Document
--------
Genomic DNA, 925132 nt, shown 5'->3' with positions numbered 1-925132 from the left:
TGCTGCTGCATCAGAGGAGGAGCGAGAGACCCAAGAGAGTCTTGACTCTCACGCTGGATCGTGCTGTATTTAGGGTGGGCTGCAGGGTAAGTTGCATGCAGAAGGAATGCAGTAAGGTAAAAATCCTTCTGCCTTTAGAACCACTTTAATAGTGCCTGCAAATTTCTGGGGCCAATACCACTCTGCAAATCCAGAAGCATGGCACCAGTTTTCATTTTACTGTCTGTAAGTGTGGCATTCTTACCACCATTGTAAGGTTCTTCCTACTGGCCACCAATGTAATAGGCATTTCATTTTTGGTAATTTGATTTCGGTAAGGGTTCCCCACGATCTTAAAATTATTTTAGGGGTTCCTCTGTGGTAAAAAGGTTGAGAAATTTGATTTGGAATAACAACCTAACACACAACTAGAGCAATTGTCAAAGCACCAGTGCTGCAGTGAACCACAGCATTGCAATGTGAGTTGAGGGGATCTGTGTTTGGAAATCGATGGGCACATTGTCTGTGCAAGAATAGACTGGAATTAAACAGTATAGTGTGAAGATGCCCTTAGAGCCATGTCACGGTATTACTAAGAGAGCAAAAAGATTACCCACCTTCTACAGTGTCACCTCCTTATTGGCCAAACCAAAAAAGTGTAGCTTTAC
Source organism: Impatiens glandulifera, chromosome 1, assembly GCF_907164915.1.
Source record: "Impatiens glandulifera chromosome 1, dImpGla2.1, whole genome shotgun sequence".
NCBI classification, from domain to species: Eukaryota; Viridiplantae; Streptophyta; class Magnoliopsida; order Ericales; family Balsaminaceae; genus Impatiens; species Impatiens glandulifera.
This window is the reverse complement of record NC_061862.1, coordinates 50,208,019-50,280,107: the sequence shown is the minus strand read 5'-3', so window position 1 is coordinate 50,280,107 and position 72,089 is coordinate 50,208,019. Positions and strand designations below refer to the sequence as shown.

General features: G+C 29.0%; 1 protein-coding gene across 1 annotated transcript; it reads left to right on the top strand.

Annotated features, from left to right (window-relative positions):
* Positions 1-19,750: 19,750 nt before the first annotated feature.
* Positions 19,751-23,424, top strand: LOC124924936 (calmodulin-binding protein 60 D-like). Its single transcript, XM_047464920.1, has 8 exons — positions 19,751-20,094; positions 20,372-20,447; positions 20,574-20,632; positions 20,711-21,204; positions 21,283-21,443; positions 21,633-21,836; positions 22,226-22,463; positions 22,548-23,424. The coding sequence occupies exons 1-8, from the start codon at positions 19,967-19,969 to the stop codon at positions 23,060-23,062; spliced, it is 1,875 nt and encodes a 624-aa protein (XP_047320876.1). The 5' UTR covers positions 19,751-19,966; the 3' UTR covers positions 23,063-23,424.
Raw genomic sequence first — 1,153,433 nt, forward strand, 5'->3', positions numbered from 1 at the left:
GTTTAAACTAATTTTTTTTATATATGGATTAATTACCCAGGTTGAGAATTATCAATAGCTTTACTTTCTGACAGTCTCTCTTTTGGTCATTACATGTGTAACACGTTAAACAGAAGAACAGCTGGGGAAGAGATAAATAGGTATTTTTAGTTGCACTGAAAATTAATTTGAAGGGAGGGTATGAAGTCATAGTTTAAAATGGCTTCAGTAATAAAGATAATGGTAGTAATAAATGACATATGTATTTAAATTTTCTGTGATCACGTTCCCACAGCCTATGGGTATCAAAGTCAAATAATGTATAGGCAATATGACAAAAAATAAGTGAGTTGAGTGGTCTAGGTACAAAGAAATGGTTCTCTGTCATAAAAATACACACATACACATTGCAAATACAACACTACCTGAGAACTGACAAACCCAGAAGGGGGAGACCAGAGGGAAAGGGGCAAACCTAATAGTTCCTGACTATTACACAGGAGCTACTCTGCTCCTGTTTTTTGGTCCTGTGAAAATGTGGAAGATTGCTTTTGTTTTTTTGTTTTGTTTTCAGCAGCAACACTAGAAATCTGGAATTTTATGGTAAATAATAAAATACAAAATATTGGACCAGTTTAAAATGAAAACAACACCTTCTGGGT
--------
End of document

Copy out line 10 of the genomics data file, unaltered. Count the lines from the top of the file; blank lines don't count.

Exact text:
* Positions 19,751-23,424, top strand: LOC124924936 (calmodulin-binding protein 60 D-like). Its single transcript, XM_047464920.1, has 8 exons — positions 19,751-20,094; positions 20,372-20,447; positions 20,574-20,632; positions 20,711-21,204; positions 21,283-21,443; positions 21,633-21,836; positions 22,226-22,463; positions 22,548-23,424. The coding sequence occupies exons 1-8, from the start codon at positions 19,967-19,969 to the stop codon at positions 23,060-23,062; spliced, it is 1,875 nt and encodes a 624-aa protein (XP_047320876.1). The 5' UTR covers positions 19,751-19,966; the 3' UTR covers positions 23,063-23,424.